Millions of US Americans started smoking marijuana in the mid-1960s. It was a mass movement made up mainly of young people —soldiers and students. The marijuana came from Vietnam and Thailand, Mexico and Colombia, and the demand to legalize it was intertwined with other demands —for peace, racial and sexual equality, an end to poverty and discrimination.
Honorable David Harris (with whom I shared a joint in a Palo Alto kitchen in 1967) puts it this way in a recently published oral history:
“I considered myself part of the movement from the day I left for Mississippi. What we call ‘The Movement,’ capital T, capital M, was a commitment to justice and the values of democracy. They called us the New Left because it wasn’t an ideology. There wasn’t a specific politics attached to it. What it was, was a set of values finding ways to express themselves.”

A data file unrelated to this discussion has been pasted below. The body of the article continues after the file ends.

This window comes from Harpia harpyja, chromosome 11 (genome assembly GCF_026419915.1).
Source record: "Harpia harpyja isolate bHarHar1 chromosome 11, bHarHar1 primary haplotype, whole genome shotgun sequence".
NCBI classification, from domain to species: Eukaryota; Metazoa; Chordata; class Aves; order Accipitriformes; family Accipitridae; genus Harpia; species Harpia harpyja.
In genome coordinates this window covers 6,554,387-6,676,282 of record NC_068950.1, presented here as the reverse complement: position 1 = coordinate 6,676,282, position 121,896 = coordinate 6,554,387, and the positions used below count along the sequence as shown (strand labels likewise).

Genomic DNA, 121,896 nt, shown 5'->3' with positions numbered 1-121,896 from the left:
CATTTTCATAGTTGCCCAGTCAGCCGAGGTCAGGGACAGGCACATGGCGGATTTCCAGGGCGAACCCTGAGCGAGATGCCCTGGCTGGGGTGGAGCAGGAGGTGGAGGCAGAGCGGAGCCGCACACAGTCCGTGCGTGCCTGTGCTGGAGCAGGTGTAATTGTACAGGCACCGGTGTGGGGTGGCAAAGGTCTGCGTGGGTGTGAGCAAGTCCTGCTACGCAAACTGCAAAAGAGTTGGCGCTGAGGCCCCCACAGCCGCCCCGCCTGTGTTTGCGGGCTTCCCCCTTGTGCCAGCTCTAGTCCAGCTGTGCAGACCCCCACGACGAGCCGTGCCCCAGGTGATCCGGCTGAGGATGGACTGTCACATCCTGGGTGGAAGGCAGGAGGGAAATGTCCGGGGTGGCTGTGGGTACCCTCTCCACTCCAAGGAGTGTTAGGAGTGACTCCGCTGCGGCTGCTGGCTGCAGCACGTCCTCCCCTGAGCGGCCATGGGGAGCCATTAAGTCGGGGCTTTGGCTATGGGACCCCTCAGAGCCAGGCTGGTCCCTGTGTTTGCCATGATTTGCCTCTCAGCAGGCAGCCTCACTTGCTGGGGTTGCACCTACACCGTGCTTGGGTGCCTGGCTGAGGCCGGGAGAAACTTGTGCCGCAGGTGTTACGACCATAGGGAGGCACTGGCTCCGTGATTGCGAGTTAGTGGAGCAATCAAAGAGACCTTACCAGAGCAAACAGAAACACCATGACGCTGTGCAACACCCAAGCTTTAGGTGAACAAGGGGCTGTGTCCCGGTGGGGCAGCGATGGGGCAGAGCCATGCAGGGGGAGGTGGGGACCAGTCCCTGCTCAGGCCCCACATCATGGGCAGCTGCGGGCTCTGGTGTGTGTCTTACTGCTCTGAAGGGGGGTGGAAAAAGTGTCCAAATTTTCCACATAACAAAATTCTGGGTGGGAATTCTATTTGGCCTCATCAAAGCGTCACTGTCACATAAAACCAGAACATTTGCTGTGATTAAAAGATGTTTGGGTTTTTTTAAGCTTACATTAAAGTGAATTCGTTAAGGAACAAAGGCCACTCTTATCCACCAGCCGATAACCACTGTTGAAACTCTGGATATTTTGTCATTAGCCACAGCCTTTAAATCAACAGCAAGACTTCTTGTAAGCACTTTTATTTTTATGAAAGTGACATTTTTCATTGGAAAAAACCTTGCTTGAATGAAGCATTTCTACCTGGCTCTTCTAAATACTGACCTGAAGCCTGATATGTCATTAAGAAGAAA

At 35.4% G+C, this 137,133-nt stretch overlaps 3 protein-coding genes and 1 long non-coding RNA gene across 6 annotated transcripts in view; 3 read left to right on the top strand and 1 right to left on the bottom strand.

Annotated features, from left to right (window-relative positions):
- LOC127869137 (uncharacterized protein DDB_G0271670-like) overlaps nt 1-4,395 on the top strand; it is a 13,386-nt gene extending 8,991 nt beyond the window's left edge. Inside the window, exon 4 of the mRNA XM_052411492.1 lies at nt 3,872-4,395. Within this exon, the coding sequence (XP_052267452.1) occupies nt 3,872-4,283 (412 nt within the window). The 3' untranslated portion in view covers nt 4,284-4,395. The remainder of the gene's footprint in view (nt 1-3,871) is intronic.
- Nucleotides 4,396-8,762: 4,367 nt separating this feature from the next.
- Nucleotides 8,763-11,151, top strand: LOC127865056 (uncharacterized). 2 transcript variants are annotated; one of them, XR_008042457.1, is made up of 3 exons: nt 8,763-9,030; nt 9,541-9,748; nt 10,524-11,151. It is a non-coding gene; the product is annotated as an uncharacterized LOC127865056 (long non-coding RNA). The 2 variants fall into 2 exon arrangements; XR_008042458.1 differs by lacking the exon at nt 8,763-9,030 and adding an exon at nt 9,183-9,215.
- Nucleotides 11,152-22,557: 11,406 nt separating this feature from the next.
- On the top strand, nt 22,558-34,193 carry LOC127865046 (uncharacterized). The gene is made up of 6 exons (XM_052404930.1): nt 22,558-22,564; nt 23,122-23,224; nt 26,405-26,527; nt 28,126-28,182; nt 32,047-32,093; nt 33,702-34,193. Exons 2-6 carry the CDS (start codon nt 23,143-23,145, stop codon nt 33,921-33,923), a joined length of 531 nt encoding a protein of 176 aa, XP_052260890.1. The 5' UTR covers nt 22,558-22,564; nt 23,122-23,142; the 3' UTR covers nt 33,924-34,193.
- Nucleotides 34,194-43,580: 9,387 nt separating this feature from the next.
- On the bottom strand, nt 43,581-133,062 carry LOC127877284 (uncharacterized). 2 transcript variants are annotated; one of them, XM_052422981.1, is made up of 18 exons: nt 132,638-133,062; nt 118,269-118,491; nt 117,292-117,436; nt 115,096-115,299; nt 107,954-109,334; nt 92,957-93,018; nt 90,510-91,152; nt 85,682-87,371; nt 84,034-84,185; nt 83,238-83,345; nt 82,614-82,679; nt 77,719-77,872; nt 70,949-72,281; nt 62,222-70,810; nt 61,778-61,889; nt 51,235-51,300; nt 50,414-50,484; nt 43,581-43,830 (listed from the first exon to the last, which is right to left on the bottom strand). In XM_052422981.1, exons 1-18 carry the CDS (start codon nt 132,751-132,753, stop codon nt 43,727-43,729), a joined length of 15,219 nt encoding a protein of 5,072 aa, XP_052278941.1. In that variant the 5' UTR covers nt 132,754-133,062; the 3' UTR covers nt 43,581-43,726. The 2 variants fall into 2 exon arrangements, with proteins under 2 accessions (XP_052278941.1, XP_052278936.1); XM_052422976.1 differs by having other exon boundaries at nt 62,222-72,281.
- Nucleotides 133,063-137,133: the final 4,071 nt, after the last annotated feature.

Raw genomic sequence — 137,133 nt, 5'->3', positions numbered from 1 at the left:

But instead of fusing into one big movement with coherent goals, we fissioned into 1,000 single-issue groups —a trend promoted in the ’70s and unto today by the enlightened capitalists who fund political activism. They had seen the ghettos ablaze and GIs unwilling to fight. They responded brilliantly. Affirmative action. Volunteer Army. Decriminalizing marijuana. A single-issue approach to politics imposed by NGOs.
This photo was taken at the UFO coffeehouse in Columbia, South Carolina, not long after it opened in the fall of 1967. It was a hang-out for GIs from Fort Jackson, university students, SNCC workers. Note the full-color Cannabis plant poster.